Recently, I pulled my college transcript for various applications and it was a bit of a heartbreaking trip down memory lane. I had to figure out my Major GPA (why don’t they just put it on there?!?!?) which required me to go through each semester, identify classes from my core classes, and calculate the GPA. In doing this, I was taking a close look at all of the classes I had been enrolled in, and while it was certainly nostalgic… it ultimately made me sad for the person I was at that time. For the girl struggling with things that were bigger than her. I’m proud of what I overcame, but as I started reviewing that freshman year… my heart ached for what that girl had yet to face.
See, I didn’t have the typical college experience. For the first two years or so I was your typical student, give or take, but by the end of my freshman year there was definitely something wrong…. I just couldn’t put my finger on it at the time. Looking back now, I see that I was starting to experience symptoms of my PTSD, manifesting as extreme anxiety. But with no frame of reference for what was happening, I just kept pushing forward.
Reliving those courses… and life lessons
It suddenly hit me when I saw my Summer class in 2009. I was nearly bowled over with the memories of living in a tent in Sturgis while working at the Sturgis Motorcycle Rally and riding around on my little Yamaha, studying with coffee at McDonalds and then going to the local library to take online quizzes before working from Noon to Midnight every day. It was the last normal class I had for nearly 2 years. I was also filled with a sense resembling dread as I continued on to the remaining semesters.
I recall that next semester when my health, mental stability, and life seemed to fall apart. A teacher I was close with recommended that I drop out of school until I managed to get everything figured out… and I have to admit that this recommendation nearly destroyed me at the time. When my self worth and confidence was at an all time low and I was terrified that I was losing control of my mind, becoming a college dropout was the last thing I wanted to do. So I toughed it out. I registered on campus for disability, which allowed me to get a handicap parking pass and certain attendance allowances in my classes, which saved my butt many times in the next year.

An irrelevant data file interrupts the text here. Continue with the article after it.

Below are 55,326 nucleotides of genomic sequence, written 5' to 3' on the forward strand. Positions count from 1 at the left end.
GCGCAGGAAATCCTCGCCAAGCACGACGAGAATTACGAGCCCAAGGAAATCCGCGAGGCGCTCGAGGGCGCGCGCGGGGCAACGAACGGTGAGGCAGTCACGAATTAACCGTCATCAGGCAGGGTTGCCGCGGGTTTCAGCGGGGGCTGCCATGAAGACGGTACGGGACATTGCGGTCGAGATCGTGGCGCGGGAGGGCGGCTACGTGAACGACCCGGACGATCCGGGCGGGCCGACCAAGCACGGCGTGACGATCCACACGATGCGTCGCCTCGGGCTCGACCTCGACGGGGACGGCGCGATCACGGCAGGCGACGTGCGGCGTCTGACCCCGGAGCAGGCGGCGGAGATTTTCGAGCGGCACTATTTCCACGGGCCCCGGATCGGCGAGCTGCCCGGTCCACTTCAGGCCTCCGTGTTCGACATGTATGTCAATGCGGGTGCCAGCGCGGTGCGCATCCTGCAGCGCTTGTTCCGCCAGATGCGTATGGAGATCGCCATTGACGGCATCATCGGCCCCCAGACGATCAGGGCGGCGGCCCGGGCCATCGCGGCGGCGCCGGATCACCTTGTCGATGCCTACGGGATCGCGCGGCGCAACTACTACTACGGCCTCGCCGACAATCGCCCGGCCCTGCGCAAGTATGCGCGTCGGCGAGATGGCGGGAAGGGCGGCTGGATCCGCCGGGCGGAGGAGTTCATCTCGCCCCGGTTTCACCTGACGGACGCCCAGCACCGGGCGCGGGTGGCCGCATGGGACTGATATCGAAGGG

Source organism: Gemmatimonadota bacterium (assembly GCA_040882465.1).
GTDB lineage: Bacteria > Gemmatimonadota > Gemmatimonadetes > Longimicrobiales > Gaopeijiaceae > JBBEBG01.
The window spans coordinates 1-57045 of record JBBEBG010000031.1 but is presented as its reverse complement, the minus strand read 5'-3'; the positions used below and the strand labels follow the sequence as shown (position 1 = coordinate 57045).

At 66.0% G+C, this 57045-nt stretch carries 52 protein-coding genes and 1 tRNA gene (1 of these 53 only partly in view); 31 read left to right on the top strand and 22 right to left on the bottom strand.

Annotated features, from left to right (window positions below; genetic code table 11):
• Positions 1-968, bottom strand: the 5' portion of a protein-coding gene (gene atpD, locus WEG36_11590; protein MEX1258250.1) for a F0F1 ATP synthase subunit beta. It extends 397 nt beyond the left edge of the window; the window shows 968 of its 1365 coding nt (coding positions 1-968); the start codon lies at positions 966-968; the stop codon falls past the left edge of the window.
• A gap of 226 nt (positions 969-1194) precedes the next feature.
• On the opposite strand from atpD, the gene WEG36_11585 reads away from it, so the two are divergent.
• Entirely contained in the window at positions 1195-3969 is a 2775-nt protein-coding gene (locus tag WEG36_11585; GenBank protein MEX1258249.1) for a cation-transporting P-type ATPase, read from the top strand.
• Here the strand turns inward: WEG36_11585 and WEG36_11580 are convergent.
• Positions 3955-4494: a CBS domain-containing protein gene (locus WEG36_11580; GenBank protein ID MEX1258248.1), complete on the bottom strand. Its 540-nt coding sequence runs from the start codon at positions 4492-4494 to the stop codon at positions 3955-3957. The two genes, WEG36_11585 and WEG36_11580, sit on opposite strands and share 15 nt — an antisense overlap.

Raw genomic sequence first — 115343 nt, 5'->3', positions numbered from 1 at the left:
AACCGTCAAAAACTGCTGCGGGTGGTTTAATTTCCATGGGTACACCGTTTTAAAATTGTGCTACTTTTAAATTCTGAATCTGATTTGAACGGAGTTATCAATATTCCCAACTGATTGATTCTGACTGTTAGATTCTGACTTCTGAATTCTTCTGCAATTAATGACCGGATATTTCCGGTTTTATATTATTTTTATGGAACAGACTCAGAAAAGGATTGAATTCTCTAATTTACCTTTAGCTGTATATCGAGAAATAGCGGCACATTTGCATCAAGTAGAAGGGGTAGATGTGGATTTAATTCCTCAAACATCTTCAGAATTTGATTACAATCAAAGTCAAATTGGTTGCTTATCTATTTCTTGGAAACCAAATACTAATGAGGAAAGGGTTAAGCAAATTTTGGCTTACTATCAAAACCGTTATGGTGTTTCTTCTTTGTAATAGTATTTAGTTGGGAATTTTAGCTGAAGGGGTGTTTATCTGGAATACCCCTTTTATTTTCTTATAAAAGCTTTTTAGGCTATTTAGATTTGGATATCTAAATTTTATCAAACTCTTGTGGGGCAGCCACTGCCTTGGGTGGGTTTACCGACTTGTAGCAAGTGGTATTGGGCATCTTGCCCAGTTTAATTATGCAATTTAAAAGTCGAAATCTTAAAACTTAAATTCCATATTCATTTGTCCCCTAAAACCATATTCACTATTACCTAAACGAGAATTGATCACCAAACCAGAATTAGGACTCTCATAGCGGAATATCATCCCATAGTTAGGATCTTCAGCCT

She was probably right
Reviewing it years later, as heartbreaking as it is to admit, I can now see why she recommended it. I watched my grades go from A’s and B’s to a solid set of C’s for nearly two years. So, perhaps she was right. But at that time, I felt like the only thing I had left was my pride.
Even with that dip in my college life, I managed to pull things together. My grades, especially in my final year, went back to normal. I had a great job at the time. I was getting off of my meds, I went through rehab, and I escaped from my abusive ex, all while finishing my degree. So perhaps I don’t have a great GPA, or wild and crazy stories from my days at state. Perhaps I only have one close friend from college. But I couldn’t be more proud of who I am today, and I wouldn’t change who I’ve become.